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21 April, 2019

Ukrainian presidential election begins, surveys show comedian candidate leading the polls

Ukrainians cast ballots Sunday in a presidential runoff which had the incumbent struggling to fend off a strong challenge by a comedian who denounces corruption and plays the role of president in a TV sitcom

Opinion surveys ahead of the election showed 53-year-old President Petro Poroshenko trailing far behind comic actor Volodymyr Zelenskiy, reflecting public dismay with Ukraine's endemic corruption, a moribund economy and a five-year fight against Russia-backed insurgents in the country's east.

Zelenskiy, 41, got twice as many votes as Poroshenko in the first round vote three weeks ago. Like his sitcom character, a teacher thrust into the presidency after a video of him blasting corruption went viral. He focused his campaign on fighting graft, riding the wave of public distrust of Ukraine's political elite.

Poroshenko, a billionaire candy magnate before he took office, has relied on traditional political barnstorming, using sympathetic television stations to extensively cover his appearances.

Zelenskiy largely stayed away from the campaign trail and eschewed interviews. He campaigned mainly on Instagram, where he has 3.7 million followers. After Zelenskiy voted Sunday, police handed him a court summons for failing to keep his ballot away from cameras, an administrative offense punishable by a $30 fine.

The candidates engaged in fierce mutual criticism and jockeyed for dominance. Wrapping up the campaign with a sentimental moment, both men dropped to on their knees during a debate at the country's largest sports stadium Friday to ask forgiveness of those who lost relatives on the eastern battlefront.

Millions of Ukrainians who live in the rebel-controlled east and in Russia-annexed Crimea are unable to vote. Russia seized Crimea in 2014 in a move that Ukraine and almost all of the world views as illegal. Fighting in the east that erupted that same year after the Russian annexation has killed more than 13,000 people.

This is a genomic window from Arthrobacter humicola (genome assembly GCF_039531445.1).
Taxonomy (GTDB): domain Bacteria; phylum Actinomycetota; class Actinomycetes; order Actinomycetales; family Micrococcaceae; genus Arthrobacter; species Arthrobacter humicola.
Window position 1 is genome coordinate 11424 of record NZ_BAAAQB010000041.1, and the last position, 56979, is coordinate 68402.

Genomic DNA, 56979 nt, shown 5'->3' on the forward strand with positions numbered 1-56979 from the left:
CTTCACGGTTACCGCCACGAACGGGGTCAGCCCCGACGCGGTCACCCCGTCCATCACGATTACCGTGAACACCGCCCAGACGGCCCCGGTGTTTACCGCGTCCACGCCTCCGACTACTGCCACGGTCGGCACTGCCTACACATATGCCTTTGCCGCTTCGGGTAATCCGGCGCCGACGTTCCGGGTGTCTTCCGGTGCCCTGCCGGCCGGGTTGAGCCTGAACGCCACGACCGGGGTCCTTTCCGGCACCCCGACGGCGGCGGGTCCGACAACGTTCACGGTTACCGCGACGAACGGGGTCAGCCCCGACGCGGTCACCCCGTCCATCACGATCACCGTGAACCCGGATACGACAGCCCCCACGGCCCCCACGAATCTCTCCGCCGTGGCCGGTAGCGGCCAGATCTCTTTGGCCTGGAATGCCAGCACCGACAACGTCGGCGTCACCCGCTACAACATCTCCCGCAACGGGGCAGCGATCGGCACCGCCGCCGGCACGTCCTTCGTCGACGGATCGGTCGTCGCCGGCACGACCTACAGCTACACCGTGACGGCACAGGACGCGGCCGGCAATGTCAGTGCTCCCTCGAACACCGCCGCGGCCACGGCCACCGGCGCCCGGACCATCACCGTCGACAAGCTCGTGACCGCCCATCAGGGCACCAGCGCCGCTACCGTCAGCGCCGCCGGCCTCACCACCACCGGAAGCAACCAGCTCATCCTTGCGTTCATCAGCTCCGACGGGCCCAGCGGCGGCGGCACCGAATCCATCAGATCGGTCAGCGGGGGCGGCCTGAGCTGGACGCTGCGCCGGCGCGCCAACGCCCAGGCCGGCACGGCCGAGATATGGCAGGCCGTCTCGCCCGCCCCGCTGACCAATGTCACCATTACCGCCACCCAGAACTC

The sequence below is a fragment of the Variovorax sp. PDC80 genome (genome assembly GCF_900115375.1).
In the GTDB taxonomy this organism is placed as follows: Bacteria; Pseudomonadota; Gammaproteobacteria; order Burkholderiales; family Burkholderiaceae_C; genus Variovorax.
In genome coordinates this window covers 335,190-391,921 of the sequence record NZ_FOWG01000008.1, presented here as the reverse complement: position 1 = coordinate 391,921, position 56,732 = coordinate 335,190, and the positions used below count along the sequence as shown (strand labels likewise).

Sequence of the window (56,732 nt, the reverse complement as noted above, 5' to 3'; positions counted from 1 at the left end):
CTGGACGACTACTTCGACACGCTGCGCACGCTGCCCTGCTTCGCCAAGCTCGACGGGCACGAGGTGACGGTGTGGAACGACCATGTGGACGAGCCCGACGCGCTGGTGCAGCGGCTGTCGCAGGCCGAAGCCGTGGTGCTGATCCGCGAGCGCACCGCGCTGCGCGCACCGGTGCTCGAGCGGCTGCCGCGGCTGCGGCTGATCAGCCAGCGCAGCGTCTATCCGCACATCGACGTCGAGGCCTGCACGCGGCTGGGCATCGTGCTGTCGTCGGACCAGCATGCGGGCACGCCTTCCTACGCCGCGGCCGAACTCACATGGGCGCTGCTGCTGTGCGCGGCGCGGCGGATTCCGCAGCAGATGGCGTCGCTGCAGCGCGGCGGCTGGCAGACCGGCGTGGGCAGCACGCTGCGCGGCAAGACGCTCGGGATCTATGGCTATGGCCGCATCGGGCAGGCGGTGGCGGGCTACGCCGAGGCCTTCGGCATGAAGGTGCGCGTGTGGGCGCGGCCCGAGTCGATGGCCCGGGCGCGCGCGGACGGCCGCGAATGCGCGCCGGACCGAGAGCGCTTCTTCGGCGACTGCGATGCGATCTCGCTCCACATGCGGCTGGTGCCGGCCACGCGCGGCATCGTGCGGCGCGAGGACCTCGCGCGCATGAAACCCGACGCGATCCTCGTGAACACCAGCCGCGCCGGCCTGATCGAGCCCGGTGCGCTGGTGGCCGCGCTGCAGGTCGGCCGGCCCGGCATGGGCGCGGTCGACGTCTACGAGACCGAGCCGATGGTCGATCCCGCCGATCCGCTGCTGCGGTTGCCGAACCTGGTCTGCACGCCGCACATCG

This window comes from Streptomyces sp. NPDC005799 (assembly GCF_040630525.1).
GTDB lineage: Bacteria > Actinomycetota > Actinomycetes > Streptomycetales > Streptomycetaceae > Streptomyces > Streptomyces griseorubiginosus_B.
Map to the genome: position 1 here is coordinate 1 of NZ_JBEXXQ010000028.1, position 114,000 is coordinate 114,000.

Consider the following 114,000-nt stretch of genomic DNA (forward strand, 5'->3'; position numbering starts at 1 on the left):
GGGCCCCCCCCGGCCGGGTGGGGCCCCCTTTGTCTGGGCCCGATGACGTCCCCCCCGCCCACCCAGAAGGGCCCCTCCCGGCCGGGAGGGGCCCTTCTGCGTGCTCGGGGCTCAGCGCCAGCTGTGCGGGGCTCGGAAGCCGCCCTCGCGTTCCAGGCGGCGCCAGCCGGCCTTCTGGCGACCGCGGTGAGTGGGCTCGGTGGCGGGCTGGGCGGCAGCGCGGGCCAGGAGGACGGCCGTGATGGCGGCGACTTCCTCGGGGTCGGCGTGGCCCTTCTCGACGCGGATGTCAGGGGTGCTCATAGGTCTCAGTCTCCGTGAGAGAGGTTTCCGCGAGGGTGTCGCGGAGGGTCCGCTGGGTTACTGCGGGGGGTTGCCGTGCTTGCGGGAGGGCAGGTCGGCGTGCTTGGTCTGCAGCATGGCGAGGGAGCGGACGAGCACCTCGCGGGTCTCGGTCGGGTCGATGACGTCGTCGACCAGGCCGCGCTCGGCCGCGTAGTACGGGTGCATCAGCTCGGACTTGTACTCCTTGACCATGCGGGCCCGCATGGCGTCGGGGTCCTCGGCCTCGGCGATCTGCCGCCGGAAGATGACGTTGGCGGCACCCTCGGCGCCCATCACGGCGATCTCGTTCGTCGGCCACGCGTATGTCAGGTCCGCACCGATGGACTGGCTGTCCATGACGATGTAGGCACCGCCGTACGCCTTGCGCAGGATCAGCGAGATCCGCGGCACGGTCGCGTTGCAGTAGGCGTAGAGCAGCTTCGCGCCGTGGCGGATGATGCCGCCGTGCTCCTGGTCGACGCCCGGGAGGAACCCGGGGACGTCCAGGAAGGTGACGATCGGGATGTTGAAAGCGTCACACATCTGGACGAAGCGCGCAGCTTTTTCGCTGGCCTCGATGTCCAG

Poroshenko campaigned on the same promise he made when he was elected in 2014: to lead the nation of 42 million into the European Union and NATO. However, the goals have been elusive amid Ukraine's economic problems, pervasive corruption and fighting in the east. A visa-free deal with the EU spawned the exodus of millions of skilled workers for better living conditions elsewhere in Europe.

In a jab at his rival, the president warned voters that "it could be funny at first, but pain may come later."

Poroshenko emphasized the need to "defend achievements of the past five years," noting the creation of a new Ukrainian Orthodox Church that is independent from Moscow's patriarchate, a schism he championed.

But Poroshenko's message fell flat with many voters struggling to survive on meager wages and pay soaring utility bills.

"We have grown poor under Poroshenko and have to save to buy food and clothing," said 55-year-old sales clerk Irina Fakhova. "We have had enough of them getting mired in corruption and filling their pockets and treating us as fools."

Poroshenko denies any link to an alleged embezzlement scheme involving one of his companies and a top associate.

Zelenskiy, who comes from Ukraine's mostly Russian-speaking east, has opposed Poroshenko's push for a bill that would outlaw the Russian language and mocked the creation of the new church as a campaign stunt.

Speaking to reporters, he said his campaign already "helped unite the country."

Like Poroshenko, Zelenskiy pledged to keep Ukraine on its pro-Western course, but said the country should only join NATO if voters give their approval in a referendum. He said his top priority would be direct talks with Russia to end the fighting in eastern Ukraine.

Zelenskiy's image has been shadowed by his admission that he had commercial interests in Russia through a holding company, and by his business ties to self-exiled billionaire businessman Ihor Kolomoyskyi. A Poroshenko archrival, Kolomoyskyi owns the TV station that aired the sitcom the actor starred in as well as his comedy shows.

However, his ties to Kolomoyskyi have not sullied his image enough to cast him as a corrupt candidate in the eyes of voters.

"I have grown up under the old politicians and only have seen empty promises, lies and corruption," said Lyudmila Potrebko, a 22-year-old computer programmer who cast her ballot for Zelenskiy. "It's time to change that."

Fox News


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